Around eight years ago and when I was much closer to the Royal Air Force than I perhaps am today, I was asked informally whether I could attempt a ‘straw poll’ of the public in order to find out how they saw the modern-day Royal Air Force.
I would emphasise that this was to be a straw poll of sorts and that if I recall correctly, in order to achieve this I then held conversations with around 200 individuals, none of whom I had previously met or known. The conclusions drawn from this were nothing less than spectacular on one hand but alarming on the other as it appeared that back in 2012 the public view of the RAF centred predominantly on just two things that they did so well – the Royal Air Force Red Arrows Aerobatic Team and the Yellow Search and Rescue ‘Sea King’ Helicopters. That the main business of the Royal Air Force, that of defending the skies and playing the vital role that they do in defence and that of our Nato allies received precious little mention came as something of a shock and in the years that followed this has, I hope, been addressed through improved PR.
However, with various issues surrounding the poor state of RAF pilot training, over-zealous attempts by the RAF hierarchy to prioritise diversity and inclusion over that of merit on which I have previously written on, how the Raf is perceived has taken another dent. Neither have other internal but now very public issues that have surfaced in recent weeks surrounding the lack of personal discipline within the RAF Red Arrow Aerobatic done anything other than further tarnish the reputation of the Royal Air Force both internally and externally. So, it was with great regret that I learned that a third member of the Red Arrows team, in this case the Commanding Officer, has now been suspended pending investigation of claims in regard of alleged inappropriate behaviour. Suffice to say that the damage done by these separate events to the RAF Red Arrows team is incalculable and while I would love to suggest that it will all blow over, I am bound to fear that the impact of these unfortunate events and the bad PR attached could well signal the beginning of the end for the display team as we know it.
In these increasingly cost-conscious times and with these unfortunate self-inflicted wounds hanging over it, perhaps it is time to ask the more pertinent question of whether the time has come to call it a day? Given also that at some point the aircraft flown by the Red Arrows will need to be replaced and that the RAF is struggling with capacity and lack of air asset capabilities, in suggesting this I am merely opening a debate.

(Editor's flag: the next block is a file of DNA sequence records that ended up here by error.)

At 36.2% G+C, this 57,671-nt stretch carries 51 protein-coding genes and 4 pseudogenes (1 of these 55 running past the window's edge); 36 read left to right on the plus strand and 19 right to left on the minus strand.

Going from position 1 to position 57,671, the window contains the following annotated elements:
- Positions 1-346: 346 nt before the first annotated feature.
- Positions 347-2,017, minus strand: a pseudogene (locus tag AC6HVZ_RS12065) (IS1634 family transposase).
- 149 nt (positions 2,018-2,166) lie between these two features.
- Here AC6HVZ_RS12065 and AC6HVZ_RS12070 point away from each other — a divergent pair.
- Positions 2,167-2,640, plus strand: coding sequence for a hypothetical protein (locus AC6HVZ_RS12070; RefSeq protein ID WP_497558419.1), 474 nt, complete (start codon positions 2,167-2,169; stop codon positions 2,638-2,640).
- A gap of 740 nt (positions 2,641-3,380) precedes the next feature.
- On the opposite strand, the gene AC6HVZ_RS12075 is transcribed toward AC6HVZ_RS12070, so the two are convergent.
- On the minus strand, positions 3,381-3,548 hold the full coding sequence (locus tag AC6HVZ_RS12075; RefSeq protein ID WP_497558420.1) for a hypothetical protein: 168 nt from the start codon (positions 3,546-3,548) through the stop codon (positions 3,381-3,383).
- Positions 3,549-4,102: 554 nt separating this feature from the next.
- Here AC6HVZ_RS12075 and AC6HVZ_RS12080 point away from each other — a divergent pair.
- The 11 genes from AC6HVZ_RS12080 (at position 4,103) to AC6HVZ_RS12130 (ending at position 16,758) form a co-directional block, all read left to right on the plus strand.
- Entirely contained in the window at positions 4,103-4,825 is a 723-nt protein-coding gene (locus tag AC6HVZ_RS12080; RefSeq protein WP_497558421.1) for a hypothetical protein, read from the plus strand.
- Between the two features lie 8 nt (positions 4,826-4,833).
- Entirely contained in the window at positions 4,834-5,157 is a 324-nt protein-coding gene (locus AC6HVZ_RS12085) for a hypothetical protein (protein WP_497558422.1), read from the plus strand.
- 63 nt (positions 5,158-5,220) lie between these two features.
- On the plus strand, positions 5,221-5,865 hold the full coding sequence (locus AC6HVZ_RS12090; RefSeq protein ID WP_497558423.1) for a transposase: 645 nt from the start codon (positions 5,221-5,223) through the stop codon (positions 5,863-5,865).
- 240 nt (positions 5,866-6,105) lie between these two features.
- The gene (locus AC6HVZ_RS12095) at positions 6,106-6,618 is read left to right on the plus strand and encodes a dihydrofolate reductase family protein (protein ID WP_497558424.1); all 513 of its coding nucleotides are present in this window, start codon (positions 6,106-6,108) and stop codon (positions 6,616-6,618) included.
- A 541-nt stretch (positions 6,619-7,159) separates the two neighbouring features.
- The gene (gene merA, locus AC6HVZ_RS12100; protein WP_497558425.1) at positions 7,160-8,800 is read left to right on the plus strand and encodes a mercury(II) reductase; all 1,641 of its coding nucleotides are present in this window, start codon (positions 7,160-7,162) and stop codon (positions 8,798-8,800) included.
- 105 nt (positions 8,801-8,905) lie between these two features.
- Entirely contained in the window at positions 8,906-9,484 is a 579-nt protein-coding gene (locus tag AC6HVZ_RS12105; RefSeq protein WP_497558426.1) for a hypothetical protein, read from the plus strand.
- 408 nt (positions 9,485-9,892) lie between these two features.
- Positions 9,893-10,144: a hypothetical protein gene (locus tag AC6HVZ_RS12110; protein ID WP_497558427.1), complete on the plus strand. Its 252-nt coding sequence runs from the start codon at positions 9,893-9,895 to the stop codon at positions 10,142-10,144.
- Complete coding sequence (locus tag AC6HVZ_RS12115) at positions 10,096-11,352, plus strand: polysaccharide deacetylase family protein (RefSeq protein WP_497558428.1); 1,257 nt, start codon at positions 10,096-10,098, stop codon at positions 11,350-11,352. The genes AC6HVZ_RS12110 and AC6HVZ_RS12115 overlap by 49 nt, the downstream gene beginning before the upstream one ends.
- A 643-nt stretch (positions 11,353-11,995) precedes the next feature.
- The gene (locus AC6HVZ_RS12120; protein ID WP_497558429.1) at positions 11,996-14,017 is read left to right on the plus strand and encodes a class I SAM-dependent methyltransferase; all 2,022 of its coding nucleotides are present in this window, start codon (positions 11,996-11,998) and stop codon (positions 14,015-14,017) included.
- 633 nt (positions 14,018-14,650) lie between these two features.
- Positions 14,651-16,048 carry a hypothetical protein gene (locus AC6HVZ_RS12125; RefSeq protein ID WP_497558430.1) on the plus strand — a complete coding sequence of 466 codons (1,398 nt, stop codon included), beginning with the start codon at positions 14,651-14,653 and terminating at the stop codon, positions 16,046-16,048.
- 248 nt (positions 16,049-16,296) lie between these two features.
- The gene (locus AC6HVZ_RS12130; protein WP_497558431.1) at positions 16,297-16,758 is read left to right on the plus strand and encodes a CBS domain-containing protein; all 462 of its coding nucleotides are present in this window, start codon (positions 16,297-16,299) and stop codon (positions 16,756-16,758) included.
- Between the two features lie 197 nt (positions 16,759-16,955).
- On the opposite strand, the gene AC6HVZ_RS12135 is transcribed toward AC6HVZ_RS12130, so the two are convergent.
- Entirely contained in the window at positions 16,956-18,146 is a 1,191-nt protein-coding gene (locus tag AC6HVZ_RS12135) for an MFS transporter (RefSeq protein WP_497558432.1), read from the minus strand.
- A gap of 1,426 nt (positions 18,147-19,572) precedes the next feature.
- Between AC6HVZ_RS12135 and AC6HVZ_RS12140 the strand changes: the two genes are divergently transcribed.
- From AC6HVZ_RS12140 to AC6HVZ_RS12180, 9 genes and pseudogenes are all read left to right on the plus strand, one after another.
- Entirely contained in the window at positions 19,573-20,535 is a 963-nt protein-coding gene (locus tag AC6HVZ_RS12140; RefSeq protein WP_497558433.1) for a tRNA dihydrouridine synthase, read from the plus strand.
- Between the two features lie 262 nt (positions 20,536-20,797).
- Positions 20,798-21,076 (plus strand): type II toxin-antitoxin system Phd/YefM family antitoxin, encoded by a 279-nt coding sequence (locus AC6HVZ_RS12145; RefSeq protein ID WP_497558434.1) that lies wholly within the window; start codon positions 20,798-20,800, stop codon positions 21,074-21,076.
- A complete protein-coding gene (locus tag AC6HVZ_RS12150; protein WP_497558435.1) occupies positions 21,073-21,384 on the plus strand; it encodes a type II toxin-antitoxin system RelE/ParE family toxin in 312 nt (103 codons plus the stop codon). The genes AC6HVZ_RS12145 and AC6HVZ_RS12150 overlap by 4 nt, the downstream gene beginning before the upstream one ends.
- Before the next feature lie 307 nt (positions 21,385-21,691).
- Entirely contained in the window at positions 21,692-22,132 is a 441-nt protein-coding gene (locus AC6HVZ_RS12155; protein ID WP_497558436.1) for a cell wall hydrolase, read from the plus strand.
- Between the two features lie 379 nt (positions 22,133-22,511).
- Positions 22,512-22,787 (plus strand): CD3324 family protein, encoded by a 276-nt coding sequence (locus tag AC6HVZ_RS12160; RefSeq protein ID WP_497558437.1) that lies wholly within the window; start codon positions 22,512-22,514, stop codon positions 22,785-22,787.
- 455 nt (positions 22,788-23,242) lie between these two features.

In the meantime, I sincerely hope that both the Secretary of State for Defence and the Chief of Defence Staff will now look more deeply into how the Royal Air Force is currently run. From my perspective, diversity and inclusion issues that have rocked recent sentiment are probably not the only issues that have led to morale being low. Retention has and is another serious issue.
We need a strong and vibrant Royal Air Force and one that, as it had been for so many years past, is looked up to by the public, the international community and our allies alike, one that is again seen as the one to beat and the leader in its field.
No amount of damage limitation exercise from the MOD can alter the prevailing view that something is wrong internally within the Royal Air Force and that change is needed. Whether it is lack of strong leadership is not for me to say but what I can say is that respect and trust of its people is essential and that rather too many RAF Officers that I have had the pleasure and honour of knowing have felt let down by the current leadership.
Sea King Helicopters Going to Ukraine
Confirmation in Oslo yesterday that three former UK military Sea King helicopters are to be sent – one has already arrived – to Ukraine (along with an additional 10,000 artillery rounds) came as little surprise and makes good sense. Members of the Ukraine military have been training with the Royal Navy on the retired Sea King helicopters owned by Portland based HeliOperations for some while.
Known as ‘Junglies’ within the Royal Navy and in service with the RN Commando force from 1969 to 2016 and also with both the Royal Navy and Royal Air Force on SAR’s (Search and Rescue) helicopters until 2015 when the former military operation of SARS was handed over to Maritime and Coastguard Agency/HM Coastguard irresponsibility and operated on their behalf by Bristow with a modern fleet of 11 AW189 and 10 S-92 SAF equipped helicopters based at 10 strategic UK locations (aerial reconnaissance operation has been conducted on behalf of the Maritime and Coastguard Agency by 2Excel Aviation since 2019), the Sikorski Sea King (the aircraft were built by Westland Helicopters in Yeovil under licence) provided brilliant service for many decades in a variety of crucial military roles including SARS, moving personnel, reconnaissance and, in Royal navy service, providing airborne early warning around UK shores.